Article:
All NHS Trusts will be required to publish their spending data online to improve procurement efficiency, under a new strategy announced today.
It is one of the measures set out by health minister Dr Dan Poulter which aim to save the NHS an estimated £1.5 billion through improved procurement.
In a report entiled "Better Procurement, Better Value, Better Care," the Department of Health argues that data is the bedrock of effective procurement.
"[A]ccurate master data used consistently across the supply chain provides the foundation for procurement efficiency," it says
However, many Trusts do not have enough data about what they spend, it adds.
“High performing organisations have data covering over 90% of expenditure, across geographies and different business categories,” the report claims. “The majority of the NHS lags far behind this and is still not investing in systems and processes to improve the quality of their data."
It is hoped that by making spending data publicly available and sharing it across Trusts, areas of poor value for money will be exposed, buying patterns can be more clearly understood and supply requirements can be forecast more accurately.
In order to prepare its data for interoperability, the NHS will be creating a single data warehouse for all of its procurement data. It will standardise its data using the GS1 supply chain data standard, which defines a common coding language and classification guidelines across its e-Procurement systems.
A barcode system will also be set up to make it easier for Trusts to track and record all their purchases.
Also, a data visualisation tool will be provided to present procurement performance metrics to internal users, along with a new benchmarking system that will allow NHS Trusts to compare the prices are paying with their peers.
“Implementing the e-Procurement strategy, including the adoption of GS1, will enable trusts to share, compare and be transparent with their procurement information,” said the report. “This will not only help to hold public service to account, but will increase visibility of opportunities for SMEs, therefore supporting the economic recovery.”
Once data is standardised across all trusts, they will be required to publish and all procurement data, including opportunities, expenditure and contracts, on their websites or through the government's Contracts Finder website.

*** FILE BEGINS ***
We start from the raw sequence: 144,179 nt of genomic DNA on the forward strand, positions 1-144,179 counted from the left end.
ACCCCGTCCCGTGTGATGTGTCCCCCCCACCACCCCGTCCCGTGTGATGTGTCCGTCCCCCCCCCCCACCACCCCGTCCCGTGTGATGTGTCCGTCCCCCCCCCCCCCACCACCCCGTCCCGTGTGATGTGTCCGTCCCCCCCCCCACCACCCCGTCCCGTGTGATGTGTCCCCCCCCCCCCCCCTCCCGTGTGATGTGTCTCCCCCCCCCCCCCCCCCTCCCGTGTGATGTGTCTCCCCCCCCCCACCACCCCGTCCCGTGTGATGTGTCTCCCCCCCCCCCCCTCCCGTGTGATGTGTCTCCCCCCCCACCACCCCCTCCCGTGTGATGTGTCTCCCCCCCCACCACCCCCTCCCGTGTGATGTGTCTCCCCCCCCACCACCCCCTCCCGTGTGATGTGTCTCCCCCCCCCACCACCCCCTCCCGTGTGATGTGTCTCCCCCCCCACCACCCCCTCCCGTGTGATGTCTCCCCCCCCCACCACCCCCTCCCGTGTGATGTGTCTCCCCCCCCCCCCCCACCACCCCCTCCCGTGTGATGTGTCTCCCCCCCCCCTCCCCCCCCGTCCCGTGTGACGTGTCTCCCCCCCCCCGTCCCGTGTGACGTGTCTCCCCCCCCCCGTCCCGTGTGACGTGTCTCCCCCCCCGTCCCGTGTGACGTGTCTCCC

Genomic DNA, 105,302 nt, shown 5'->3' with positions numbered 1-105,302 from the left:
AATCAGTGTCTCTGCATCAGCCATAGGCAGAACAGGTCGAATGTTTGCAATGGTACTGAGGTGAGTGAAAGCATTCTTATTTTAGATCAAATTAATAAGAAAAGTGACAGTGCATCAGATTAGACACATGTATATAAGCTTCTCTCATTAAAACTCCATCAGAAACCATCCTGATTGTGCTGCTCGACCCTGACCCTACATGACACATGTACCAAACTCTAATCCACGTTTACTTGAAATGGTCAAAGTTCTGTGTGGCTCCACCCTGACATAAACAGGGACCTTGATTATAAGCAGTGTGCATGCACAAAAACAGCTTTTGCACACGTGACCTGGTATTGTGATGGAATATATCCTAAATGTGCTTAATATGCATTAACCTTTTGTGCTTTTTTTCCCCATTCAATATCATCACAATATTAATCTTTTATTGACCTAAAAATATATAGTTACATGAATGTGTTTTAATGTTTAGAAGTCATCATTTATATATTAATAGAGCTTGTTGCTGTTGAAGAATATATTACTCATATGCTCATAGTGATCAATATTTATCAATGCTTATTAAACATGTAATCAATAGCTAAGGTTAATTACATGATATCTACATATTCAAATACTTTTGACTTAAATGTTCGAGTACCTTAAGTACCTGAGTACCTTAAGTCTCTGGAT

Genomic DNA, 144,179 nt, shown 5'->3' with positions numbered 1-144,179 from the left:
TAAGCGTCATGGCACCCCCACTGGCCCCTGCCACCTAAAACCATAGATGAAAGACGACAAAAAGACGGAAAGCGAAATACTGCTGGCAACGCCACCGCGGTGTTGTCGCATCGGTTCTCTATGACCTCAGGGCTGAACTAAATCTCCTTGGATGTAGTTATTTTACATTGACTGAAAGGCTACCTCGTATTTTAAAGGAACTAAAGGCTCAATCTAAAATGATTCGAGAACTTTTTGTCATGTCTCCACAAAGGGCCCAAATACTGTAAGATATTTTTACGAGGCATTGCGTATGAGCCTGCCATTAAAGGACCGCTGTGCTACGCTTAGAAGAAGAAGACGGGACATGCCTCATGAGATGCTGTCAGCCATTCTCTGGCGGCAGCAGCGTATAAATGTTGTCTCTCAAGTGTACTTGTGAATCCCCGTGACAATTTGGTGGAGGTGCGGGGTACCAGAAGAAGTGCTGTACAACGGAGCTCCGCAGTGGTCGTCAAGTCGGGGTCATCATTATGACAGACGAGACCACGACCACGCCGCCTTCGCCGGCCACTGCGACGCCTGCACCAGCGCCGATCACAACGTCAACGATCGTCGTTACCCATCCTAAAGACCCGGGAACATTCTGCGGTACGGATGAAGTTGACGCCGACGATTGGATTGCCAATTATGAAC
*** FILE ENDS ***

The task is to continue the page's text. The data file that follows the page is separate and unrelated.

The NHS will publish its full ‘eProcurement strategy’ in September outlining the full details of its plans to improve data across national and local NHS infrastructure.
The strategy is based on the recommendations of a report published by management consultancy McKinsey & Company in October 2012. That report claimed that a 600-bed hospital could save £5 million simply by adopting the GS1 standard.
The NHS – the fourth largest employer in the world – has an annual budget of over £100 billion. Today's strategy could prove to be a goldmine for IT suppliers, especially the single procurement data warehouse project.
Improving the comparability of data within the public sector has been an explicit aim of Cabinet Office minister Francis Maude. "Comparability is the hand maiden of accountability", he said at an event last year.
However, the spending transparency tools provided by the government have not all supported this aim effectively.
Last week, the Cabinet Office published a new departmental spending portal called the Government Interrogating Spending Tool (GIST). Data visualisation guru Stephen Few told Information Age that the site is an "embarrassing mess".
"Data sensemaking consists primarily of making comparisons, but few comparisons are enabled by this system," Few said. "Items that you would want to compare must be viewed separately, such as spending and budget."